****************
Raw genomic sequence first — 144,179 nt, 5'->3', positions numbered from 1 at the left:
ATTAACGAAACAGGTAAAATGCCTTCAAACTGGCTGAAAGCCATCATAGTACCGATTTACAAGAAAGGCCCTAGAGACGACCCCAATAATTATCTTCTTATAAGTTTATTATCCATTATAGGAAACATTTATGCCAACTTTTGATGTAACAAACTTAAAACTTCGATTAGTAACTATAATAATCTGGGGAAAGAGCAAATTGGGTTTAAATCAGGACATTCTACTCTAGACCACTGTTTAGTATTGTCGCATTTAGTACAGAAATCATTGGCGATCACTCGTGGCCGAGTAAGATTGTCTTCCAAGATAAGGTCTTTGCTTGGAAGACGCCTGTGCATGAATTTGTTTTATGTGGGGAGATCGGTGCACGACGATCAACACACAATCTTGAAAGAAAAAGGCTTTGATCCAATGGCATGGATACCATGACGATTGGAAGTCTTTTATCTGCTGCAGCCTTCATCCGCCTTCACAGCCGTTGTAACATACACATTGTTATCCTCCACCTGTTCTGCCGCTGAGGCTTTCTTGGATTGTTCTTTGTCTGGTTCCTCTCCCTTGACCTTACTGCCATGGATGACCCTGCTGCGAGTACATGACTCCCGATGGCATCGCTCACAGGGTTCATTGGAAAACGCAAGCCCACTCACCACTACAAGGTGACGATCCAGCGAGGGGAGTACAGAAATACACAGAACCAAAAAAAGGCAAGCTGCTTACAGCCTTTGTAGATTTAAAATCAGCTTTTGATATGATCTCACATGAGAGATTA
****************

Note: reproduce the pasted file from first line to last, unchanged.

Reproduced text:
Raw genomic sequence first — 144,179 nt, 5'->3', positions numbered from 1 at the left:
ATTAACGAAACAGGTAAAATGCCTTCAAACTGGCTGAAAGCCATCATAGTACCGATTTACAAGAAAGGCCCTAGAGACGACCCCAATAATTATCTTCTTATAAGTTTATTATCCATTATAGGAAACATTTATGCCAACTTTTGATGTAACAAACTTAAAACTTCGATTAGTAACTATAATAATCTGGGGAAAGAGCAAATTGGGTTTAAATCAGGACATTCTACTCTAGACCACTGTTTAGTATTGTCGCATTTAGTACAGAAATCATTGGCGATCACTCGTGGCCGAGTAAGATTGTCTTCCAAGATAAGGTCTTTGCTTGGAAGACGCCTGTGCATGAATTTGTTTTATGTGGGGAGATCGGTGCACGACGATCAACACACAATCTTGAAAGAAAAAGGCTTTGATCCAATGGCATGGATACCATGACGATTGGAAGTCTTTTATCTGCTGCAGCCTTCATCCGCCTTCACAGCCGTTGTAACATACACATTGTTATCCTCCACCTGTTCTGCCGCTGAGGCTTTCTTGGATTGTTCTTTGTCTGGTTCCTCTCCCTTGACCTTACTGCCATGGATGACCCTGCTGCGAGTACATGACTCCCGATGGCATCGCTCACAGGGTTCATTGGAAAACGCAAGCCCACTCACCACTACAAGGTGACGATCCAGCGAGGGGAGTACAGAAATACACAGAACCAAAAAAAGGCAAGCTGCTTACAGCCTTTGTAGATTTAAAATCAGCTTTTGATATGATCTCACATGAGAGATTA